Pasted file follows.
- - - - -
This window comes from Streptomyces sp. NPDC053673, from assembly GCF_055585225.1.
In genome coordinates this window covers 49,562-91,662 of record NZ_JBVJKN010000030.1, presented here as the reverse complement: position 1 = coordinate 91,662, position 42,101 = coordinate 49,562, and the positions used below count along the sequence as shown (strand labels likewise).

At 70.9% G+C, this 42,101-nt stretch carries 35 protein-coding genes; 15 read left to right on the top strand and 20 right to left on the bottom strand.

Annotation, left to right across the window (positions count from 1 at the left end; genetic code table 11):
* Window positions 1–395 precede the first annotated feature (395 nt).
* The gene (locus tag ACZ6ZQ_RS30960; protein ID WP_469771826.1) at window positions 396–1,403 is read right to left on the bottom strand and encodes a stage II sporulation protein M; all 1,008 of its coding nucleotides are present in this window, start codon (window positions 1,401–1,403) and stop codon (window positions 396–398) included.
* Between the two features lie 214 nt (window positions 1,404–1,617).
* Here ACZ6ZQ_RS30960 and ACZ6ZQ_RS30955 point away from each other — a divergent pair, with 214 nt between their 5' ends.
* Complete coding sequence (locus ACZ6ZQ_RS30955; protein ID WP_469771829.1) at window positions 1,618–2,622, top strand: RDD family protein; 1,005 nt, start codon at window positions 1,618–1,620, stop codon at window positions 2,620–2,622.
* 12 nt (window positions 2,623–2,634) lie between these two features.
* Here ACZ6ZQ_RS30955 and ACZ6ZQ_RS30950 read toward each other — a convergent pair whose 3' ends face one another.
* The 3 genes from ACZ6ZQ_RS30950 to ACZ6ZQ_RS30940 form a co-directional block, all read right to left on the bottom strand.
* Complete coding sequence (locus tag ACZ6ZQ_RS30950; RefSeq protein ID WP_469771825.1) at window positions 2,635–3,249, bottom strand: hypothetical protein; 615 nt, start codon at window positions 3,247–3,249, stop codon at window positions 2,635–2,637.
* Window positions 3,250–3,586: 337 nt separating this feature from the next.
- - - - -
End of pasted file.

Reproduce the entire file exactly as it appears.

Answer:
This window comes from Streptomyces sp. NPDC053673, from assembly GCF_055585225.1.
In genome coordinates this window covers 49,562-91,662 of record NZ_JBVJKN010000030.1, presented here as the reverse complement: position 1 = coordinate 91,662, position 42,101 = coordinate 49,562, and the positions used below count along the sequence as shown (strand labels likewise).

At 70.9% G+C, this 42,101-nt stretch carries 35 protein-coding genes; 15 read left to right on the top strand and 20 right to left on the bottom strand.

Annotation, left to right across the window (positions count from 1 at the left end; genetic code table 11):
* Window positions 1–395 precede the first annotated feature (395 nt).
* The gene (locus tag ACZ6ZQ_RS30960; protein ID WP_469771826.1) at window positions 396–1,403 is read right to left on the bottom strand and encodes a stage II sporulation protein M; all 1,008 of its coding nucleotides are present in this window, start codon (window positions 1,401–1,403) and stop codon (window positions 396–398) included.
* Between the two features lie 214 nt (window positions 1,404–1,617).
* Here ACZ6ZQ_RS30960 and ACZ6ZQ_RS30955 point away from each other — a divergent pair, with 214 nt between their 5' ends.
* Complete coding sequence (locus ACZ6ZQ_RS30955; protein ID WP_469771829.1) at window positions 1,618–2,622, top strand: RDD family protein; 1,005 nt, start codon at window positions 1,618–1,620, stop codon at window positions 2,620–2,622.
* 12 nt (window positions 2,623–2,634) lie between these two features.
* Here ACZ6ZQ_RS30955 and ACZ6ZQ_RS30950 read toward each other — a convergent pair whose 3' ends face one another.
* The 3 genes from ACZ6ZQ_RS30950 to ACZ6ZQ_RS30940 form a co-directional block, all read right to left on the bottom strand.
* Complete coding sequence (locus tag ACZ6ZQ_RS30950; RefSeq protein ID WP_469771825.1) at window positions 2,635–3,249, bottom strand: hypothetical protein; 615 nt, start codon at window positions 3,247–3,249, stop codon at window positions 2,635–2,637.
* Window positions 3,250–3,586: 337 nt separating this feature from the next.